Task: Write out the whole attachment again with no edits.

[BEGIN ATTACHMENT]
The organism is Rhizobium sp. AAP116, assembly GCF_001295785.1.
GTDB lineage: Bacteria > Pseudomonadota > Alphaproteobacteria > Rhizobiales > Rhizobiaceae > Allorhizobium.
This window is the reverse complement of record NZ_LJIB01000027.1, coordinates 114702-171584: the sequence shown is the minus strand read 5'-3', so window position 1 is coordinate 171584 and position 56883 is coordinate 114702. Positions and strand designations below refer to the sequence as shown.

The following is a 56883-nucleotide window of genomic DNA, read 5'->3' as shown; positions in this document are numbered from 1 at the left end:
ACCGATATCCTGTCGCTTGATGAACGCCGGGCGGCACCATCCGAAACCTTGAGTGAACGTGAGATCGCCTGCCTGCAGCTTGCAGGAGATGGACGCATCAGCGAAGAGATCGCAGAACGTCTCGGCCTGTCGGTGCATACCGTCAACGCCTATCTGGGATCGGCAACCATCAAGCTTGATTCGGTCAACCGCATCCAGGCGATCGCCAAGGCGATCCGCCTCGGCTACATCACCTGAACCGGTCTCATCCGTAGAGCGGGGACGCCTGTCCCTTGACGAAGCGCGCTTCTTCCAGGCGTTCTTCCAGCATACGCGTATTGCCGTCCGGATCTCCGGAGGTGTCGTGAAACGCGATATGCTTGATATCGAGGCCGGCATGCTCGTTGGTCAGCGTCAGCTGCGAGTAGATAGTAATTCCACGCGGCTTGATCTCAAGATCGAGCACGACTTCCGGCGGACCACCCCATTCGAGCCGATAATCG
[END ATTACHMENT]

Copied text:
The organism is Rhizobium sp. AAP116, assembly GCF_001295785.1.
GTDB lineage: Bacteria > Pseudomonadota > Alphaproteobacteria > Rhizobiales > Rhizobiaceae > Allorhizobium.
This window is the reverse complement of record NZ_LJIB01000027.1, coordinates 114702-171584: the sequence shown is the minus strand read 5'-3', so window position 1 is coordinate 171584 and position 56883 is coordinate 114702. Positions and strand designations below refer to the sequence as shown.

The following is a 56883-nucleotide window of genomic DNA, read 5'->3' as shown; positions in this document are numbered from 1 at the left end:
ACCGATATCCTGTCGCTTGATGAACGCCGGGCGGCACCATCCGAAACCTTGAGTGAACGTGAGATCGCCTGCCTGCAGCTTGCAGGAGATGGACGCATCAGCGAAGAGATCGCAGAACGTCTCGGCCTGTCGGTGCATACCGTCAACGCCTATCTGGGATCGGCAACCATCAAGCTTGATTCGGTCAACCGCATCCAGGCGATCGCCAAGGCGATCCGCCTCGGCTACATCACCTGAACCGGTCTCATCCGTAGAGCGGGGACGCCTGTCCCTTGACGAAGCGCGCTTCTTCCAGGCGTTCTTCCAGCATACGCGTATTGCCGTCCGGATCTCCGGAGGTGTCGTGAAACGCGATATGCTTGATATCGAGGCCGGCATGCTCGTTGGTCAGCGTCAGCTGCGAGTAGATAGTAATTCCACGCGGCTTGATCTCAAGATCGAGCACGACTTCCGGCGGACCACCCCATTCGAGCCGATAATCG